Namco's iconic yellow hero Pac-Man is probably the most recognised game character across the entire planet. He has appeared in dozens of spin-off games, on a monstrous amount of merchandise, and even been sighted by over-enthusiastic academics as a metaphor for Margaret Thatcher's greedy capitalist politics.
It's likely he is known in communities where electricity is still a mystery, and despite a surprising lack of clones of his original game, he has been aped and parodied as a character across the world. Not bad for a circle with no eyes and no personality.
The ravenous dot-eater is back again, and this time it's another outing on Xbox LIVE Arcade, which has already seen a carbon copy of the original game, and the slightly less popular Ms Pac-Man. That might sound like a little too much Pac-Man for one machine, but thankfully the Championship Edition version is the best yet. Sadly it does not feature the continuous edition of the original, but it does do a premium job of updating a classic to modern standards without destroying its soul.
Championship Edition's visuals perfectly demonstrate Namco's sensitive handling of their most precious asset. They certainly stay faithful to the original Pac-Man, with the renowned font and heavily pixelated bonuses instantly recognisable, and ghosts Inky, Blinky, Pinky and Clyde barely looking a day older. The maps, however, while still featuring the same cartoon-bubble stylistic flair, now shine in HD resplendence, and throb and flicker in a way that will remind many of Rez. The warm glow of the retro neon colours on the solid black background superbly captures the radiance that used to emanate from countless old arcade cabinets throughout the 'golden age of gaming', and a revamped soundtrack that adds a pounding bass line to the famed bleeps and beeps gives the whole package the feel of being an industrial techno remix of a classic dance record.
'Minor modifications to Pac-Man's basic gameplay mechanics have resulted in a new pace and intensity that the original lacked.'
Minor modifications to Pac-Man's basic gameplay mechanics have resulted in a new pace and intensity that the original lacked. Now, as you play you and your pursuers gather speed by the second, whipping things into a frenzy that will likely warm the nerve endings of the hardcore and terrify the casual player. The ghost AI also feels more savage, and though the famous four are not necessarily more intelligent, they are definitely more aggressive. The analogue stick control has changed too, after a substantial negative response to the first two XBLA Pac-Man games. Now it feels flighty and loose, but simultaneously more responsive and reactive, creating a drifting shmup feel to the control that works surprisingly well.
What Championship Edition offers beyond this tinkering under Pac-Man's yellow bonnet is five new game modes, which are perhaps better described as 'game versions', as each essentially provides a slightly different take on this new kind of Pac-Man. As always, weaving through a maze gobbling dots and avoiding the four ghosts is at the game's core, and the pills that turn Pac-Man's foes into harmless point bonuses return.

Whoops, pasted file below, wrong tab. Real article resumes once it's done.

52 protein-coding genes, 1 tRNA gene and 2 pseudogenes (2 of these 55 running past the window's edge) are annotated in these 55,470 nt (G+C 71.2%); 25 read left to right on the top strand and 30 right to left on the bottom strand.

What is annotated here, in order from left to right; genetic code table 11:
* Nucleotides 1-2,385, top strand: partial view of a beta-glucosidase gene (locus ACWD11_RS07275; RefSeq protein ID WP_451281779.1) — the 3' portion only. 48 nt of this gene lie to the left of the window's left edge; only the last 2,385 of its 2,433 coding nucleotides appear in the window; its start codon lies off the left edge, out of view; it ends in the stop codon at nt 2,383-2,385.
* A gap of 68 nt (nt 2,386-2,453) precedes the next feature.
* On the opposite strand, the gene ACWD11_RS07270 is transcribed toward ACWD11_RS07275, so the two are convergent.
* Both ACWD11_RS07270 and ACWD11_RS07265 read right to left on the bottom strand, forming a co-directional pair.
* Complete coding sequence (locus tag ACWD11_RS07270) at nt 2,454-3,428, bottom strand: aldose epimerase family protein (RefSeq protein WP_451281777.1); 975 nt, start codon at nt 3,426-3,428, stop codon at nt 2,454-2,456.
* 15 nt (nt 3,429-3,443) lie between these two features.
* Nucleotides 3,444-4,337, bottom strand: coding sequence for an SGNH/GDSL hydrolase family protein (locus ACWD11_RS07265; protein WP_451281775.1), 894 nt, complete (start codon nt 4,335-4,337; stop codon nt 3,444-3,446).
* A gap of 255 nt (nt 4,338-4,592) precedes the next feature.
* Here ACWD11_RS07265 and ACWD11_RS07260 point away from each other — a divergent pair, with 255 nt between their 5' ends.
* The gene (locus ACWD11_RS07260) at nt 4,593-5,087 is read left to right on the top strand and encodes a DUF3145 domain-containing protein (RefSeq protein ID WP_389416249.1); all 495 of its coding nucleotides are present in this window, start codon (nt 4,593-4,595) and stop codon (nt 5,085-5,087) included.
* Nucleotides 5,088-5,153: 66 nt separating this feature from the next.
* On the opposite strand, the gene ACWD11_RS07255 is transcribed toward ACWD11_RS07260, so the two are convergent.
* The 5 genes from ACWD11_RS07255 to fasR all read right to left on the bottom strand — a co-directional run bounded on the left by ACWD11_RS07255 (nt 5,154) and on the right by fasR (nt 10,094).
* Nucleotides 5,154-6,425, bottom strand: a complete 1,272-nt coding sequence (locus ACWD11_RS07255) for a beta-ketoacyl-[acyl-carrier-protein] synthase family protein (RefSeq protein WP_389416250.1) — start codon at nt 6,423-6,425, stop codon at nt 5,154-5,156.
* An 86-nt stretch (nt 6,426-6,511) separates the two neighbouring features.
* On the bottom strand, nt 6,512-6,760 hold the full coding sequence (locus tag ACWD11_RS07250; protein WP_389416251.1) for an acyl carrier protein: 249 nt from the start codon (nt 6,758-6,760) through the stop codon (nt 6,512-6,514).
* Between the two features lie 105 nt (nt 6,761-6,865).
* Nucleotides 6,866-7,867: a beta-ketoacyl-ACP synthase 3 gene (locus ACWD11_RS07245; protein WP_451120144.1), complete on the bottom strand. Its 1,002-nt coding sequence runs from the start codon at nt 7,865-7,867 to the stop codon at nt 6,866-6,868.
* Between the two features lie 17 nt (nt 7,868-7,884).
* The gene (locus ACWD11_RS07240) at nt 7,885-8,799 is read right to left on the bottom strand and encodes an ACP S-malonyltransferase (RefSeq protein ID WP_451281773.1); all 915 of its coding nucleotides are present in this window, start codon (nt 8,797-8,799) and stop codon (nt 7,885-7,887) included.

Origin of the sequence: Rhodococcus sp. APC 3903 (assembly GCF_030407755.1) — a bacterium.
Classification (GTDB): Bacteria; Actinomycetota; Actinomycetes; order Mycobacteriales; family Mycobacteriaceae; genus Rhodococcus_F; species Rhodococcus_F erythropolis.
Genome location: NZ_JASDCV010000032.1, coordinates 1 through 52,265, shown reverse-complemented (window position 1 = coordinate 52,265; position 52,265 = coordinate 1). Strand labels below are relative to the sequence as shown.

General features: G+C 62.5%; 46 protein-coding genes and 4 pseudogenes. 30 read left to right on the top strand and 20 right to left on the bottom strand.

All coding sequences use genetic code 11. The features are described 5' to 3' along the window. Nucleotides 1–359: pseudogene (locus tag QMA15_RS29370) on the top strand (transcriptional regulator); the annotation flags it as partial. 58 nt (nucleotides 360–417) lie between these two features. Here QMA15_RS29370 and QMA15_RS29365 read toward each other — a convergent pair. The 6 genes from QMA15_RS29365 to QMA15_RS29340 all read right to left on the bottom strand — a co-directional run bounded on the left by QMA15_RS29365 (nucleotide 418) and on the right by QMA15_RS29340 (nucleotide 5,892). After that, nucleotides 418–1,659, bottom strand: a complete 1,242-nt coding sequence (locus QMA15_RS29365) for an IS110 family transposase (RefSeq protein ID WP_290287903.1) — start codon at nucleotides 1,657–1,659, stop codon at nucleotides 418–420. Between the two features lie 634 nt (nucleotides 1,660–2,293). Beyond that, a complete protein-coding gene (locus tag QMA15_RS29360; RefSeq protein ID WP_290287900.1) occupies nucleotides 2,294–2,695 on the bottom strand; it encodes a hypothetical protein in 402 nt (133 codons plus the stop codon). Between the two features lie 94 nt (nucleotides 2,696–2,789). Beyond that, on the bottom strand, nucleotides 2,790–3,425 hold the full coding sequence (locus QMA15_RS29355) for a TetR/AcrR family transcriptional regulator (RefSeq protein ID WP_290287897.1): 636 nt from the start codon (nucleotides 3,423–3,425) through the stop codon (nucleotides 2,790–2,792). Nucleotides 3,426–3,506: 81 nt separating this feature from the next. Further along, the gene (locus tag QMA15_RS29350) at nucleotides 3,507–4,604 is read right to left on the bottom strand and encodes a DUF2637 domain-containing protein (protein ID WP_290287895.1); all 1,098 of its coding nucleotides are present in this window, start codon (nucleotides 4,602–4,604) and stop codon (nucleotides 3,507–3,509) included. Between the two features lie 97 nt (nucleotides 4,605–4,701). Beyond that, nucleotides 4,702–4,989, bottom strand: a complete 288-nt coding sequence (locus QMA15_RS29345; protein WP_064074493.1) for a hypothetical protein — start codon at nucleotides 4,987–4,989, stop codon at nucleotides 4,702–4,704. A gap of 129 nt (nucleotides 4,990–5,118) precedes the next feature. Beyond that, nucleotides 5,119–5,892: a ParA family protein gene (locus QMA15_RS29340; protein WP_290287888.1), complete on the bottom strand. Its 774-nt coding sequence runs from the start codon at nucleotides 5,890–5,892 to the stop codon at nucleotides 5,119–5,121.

The real difference is that rather than the endless games of old, the new modes are more like set piece Pac-Man challenges with concrete time limits and flexible maps. Championship Mode for example, lasts five minutes, and starts with only a tiny fraction of dots and pills in place. Collect all these and the famous fruits that defined the look of arcade game bonuses for years appear next to the ghost pen. Rather than just offering a point boost, collecting the fruit now activates the next pattern of dots and pills. These patterns vary hugely, from those that fill the entire map to ones that feature half-a-dozen pills and barely any dots at all.
The real strategic game mechanic here is that the game maps, which are widescreen for the first time, are divided in half. The dot patterns that appear mostly only cover one half of the screen, with the fruit to activate them appearing on the opposite side. What this means is that you can compliment one dot pattern on the left with another on the right. For example, you could leave a pill-heavy pattern on the right, while working through a complex, pill-free pattern on the left, until a situation arises that justifies nipping back to the right to use the ghost gobbling pills.
Along with the championship mode that is supported by an online leaderboard with high-scores based on overall and weekly player performances, there are four other modes that only subtly adapt the details of the first. Challenge Mode One simply adds a ten-minute time limit and makes every new pattern either very pill-heavy or completely pill-free. Challenge Mode Two places the player in an under-lit maze, meaning it is only truly easy to navigate when the dots work like a digital Hansel and Gretel breadcrumb trail.
Extra Mode One boosts up the speed to intense zone-gaming levels that will likely overwhelm your mind and leave you shattered, unless your idea of a good game is comparable to most people's idea of an evening charged with stress and blossoming panic. Extra Mode Two offers a course in part based on Manhattan's network of streets, and Extra Mode Three offers a compilation of all the above, meaning a very intense game with a continually changing map.
Overall this is a great, if slightly limited package, that is a little overpriced at 800 points without the original continuous mode included. The five 'modes' will quickly leave you hungry for more, but as an example of a perfectly pitched retro remake, Pac-Man Championship Edition is inspired.